maybe I’m choosing these men because of some need I have that
was unfulfilled by not having my father growing up. And my girls’
father left when they were young, and I really don’t want
it to affect them. And I see that they have some concern. I
want to know if there is something in my picking
mechanism that they may be picking up and carrying on in
their lives, you know. at:Where have you gotten that
message, Lea, that maybe this came because you were desperate
to have a man in your life, because your dad left at an
early age? Lea:ell, I guess just always had a longing
growing up, you know, to be like the other families, to have a
mom and a dad, to have a father there who kind of watched out
over you and protected you. I felt that I kind of missed that,
and I wonder if my girls might have missed that too. at:
What about that? What role does that play in your lives?
essica:In general, I just feel men are hopeless. Stacy:
like men. I like boyfriends. I have a couple of them, but I
don’t want anything serious. at: You looked a little
surprised by that, Lea. ea:You have a couple of them?
tacy:Well, three actually. (Laughter) Lea:hree. And none
who’ve have been to dinner yet? at:Okay. So men are important
in your life, and you choose to keep them at a distance in some
ways. tacy:Right, because I like to do my own thing. I like,
you know, my own space. I like to do what I want to do with my
money and my time. You know, I enjoy their company, but I keep
them at a distance. at:And Jessica, I heard from you, in
your mind, you think men are hopeless. essica:Yeah.
at:Do you think that Lea’s worry about the fact that the
way she has related to men might affect you, does that seem real
to you? Is that a problem for you? Jessica: like what you
said earlier about our mom being strong. I think she has been a
great role model for my sister and I. I think part of the
problem is that when she commits herself to a relationship, she
puts her whole self into it, and sometimes she gets hurt now and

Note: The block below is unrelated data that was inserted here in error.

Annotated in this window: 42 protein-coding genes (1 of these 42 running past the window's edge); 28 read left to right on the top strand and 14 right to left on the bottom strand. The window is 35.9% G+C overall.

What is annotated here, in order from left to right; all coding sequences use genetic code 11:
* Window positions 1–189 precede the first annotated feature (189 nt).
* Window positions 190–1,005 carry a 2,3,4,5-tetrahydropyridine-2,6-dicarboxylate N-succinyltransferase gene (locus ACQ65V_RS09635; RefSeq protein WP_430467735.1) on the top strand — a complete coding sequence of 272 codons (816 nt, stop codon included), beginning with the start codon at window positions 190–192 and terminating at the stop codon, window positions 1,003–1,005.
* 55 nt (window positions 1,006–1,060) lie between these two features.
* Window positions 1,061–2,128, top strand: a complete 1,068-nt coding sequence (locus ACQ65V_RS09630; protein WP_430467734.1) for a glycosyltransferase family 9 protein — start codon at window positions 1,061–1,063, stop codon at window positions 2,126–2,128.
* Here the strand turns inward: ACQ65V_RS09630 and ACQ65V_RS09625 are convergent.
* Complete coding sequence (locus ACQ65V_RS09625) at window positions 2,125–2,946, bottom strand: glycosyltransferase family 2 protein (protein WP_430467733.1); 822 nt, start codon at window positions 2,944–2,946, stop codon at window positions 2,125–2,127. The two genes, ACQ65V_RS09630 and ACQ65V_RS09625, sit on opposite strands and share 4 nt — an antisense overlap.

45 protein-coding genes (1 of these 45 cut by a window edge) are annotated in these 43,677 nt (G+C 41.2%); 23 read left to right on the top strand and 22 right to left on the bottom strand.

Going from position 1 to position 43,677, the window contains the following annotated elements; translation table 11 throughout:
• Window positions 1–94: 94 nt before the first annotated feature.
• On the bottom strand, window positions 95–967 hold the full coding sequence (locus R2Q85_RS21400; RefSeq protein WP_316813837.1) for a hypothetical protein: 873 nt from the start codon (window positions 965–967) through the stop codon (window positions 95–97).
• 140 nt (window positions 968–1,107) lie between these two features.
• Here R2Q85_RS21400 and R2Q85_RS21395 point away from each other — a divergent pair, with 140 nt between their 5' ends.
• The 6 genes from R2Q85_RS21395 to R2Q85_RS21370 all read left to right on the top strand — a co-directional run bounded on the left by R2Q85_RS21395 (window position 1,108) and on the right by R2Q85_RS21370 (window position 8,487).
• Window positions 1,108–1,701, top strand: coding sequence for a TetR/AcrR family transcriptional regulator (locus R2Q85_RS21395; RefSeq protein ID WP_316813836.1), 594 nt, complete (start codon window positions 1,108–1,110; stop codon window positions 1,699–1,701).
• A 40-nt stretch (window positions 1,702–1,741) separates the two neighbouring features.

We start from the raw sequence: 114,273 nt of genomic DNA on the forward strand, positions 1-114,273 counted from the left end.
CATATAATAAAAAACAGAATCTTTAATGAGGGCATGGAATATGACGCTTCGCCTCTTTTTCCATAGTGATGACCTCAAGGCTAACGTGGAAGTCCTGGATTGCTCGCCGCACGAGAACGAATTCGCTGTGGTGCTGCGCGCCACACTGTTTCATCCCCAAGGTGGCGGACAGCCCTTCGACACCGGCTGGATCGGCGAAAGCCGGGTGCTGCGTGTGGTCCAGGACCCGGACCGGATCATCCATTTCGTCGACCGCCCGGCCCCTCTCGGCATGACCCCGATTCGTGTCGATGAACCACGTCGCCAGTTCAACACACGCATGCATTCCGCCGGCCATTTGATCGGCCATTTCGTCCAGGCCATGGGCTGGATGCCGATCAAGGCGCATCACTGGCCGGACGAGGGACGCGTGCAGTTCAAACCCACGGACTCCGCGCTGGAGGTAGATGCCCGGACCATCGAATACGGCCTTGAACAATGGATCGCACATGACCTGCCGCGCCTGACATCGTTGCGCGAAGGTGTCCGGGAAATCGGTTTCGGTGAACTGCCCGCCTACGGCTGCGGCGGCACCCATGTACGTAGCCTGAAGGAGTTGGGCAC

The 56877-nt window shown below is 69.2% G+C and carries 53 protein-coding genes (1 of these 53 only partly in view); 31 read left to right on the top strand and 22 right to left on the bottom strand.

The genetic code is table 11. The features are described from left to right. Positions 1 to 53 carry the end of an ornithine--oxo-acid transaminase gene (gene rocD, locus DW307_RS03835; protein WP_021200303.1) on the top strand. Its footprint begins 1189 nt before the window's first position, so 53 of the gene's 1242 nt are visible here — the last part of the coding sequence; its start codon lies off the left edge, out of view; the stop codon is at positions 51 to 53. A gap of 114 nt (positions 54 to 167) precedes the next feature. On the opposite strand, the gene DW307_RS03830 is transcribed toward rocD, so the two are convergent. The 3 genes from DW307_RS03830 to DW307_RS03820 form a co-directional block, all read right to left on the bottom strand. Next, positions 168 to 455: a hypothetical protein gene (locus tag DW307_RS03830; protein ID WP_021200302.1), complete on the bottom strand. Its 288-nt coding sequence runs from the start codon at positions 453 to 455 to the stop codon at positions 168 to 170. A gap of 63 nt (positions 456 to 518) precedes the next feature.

again, but that’s part of loving someone. Sometimes, you’ll get
hurt. (Turning to her mother) I just want to tell you, mom, that
you have nothing to worry about. You don’t have to worry about me
at all. tacy:Yes. That goes for me too. at:I am wondering
if the two of you can also show
that same-I guess, respect may
not be the word–but honor that with your mom too. It sounds to
me like you don’t have to worry about her either. Just honor
that she lost a relationship that was important to her, and
it’s affect you all also, but really to allow her a time of
grieving, and let that be what it is, and let her choose the
timeline and let her choose the sadness, to decide that for
herself. Do you feel like you can do that for her also?
tacy:Yes, this has been real beneficial for me. I see it in a
different light now. So, I believe I can do it the next
time. at:Well, I am really interested in us having more
conversations. And I think there’s a lot that I can learn
from you. And I really would love to bear witness to some of
the conversations. I know that, Jessica, you articulated that
especially being interested in talking more about men and maybe
why there’s an issue with commitment. So hopefully, we’ll
get to have more of these (conversations). Lea: hope
so, too. Thanks, girls, for dragging me in here. (Laughing)
tacy and Jessica:You’re welcome. Pat:t’s great to
meet you all. tacy and Jessica:ou, too. Pat:hanks. Jim: Well Pat Thank you very
much for the demonstration of feminist family therapy. I
really liked this video, it demonstrates feminist family
therapy’s commitment to working with families of color. It has a
number of different intervention processes that feminist family
therapists go through. I’m interested in knowing what you
liked about it, what was your favorite parts? Pat: First of
all, what a delightful family with whom to work, I mean it was
really fun to have the opportunity to do that with Lea,
Jessica and Stacy. I think the parts that I liked the most – I
think there was a good demonstration of galorteritism.
Of believing that the client is the expert on her or his life
and I think also there was that ability or the opportunity to
demonstrate the deep pathologizing of talking about,
instead of Lea, not having a good picking mechanism of really
relabeling that and thinking about that in a different way
and also the part where we talked about playing the race
card and how that is oft times pathologized for people of
color. I think reframing too, there was the opportunity to
reframe that in things that was happening in the daughters lives
and also reframing things that was happening in their mom’s
life and the way that they observed, that the way that they
experienced that. So those, well I guess there was one other
thing too that I think there was a good demonstration of and that
is collaboration. Jim: Sure. Pat: of the process Jim: In
honoring the voices of the women that were with you? Pat:
Absolutely! Jim: And I also liked very much the process by
which the roles of women and men within, especially the work
environment, were challenged Pat: Yes Jim: but also in
personal relationships. Pat: Yes, the traditional roles and
the challenge of that, absolutely, which is central in
feminist therapy. Jim: That’s great well, thank you very, very
much for doing this Pat: Your welcome. Jim: and it will be a
video, I think, that will be watched for a long time to come.
Pat: Yeah, thanks for the

Michael Martin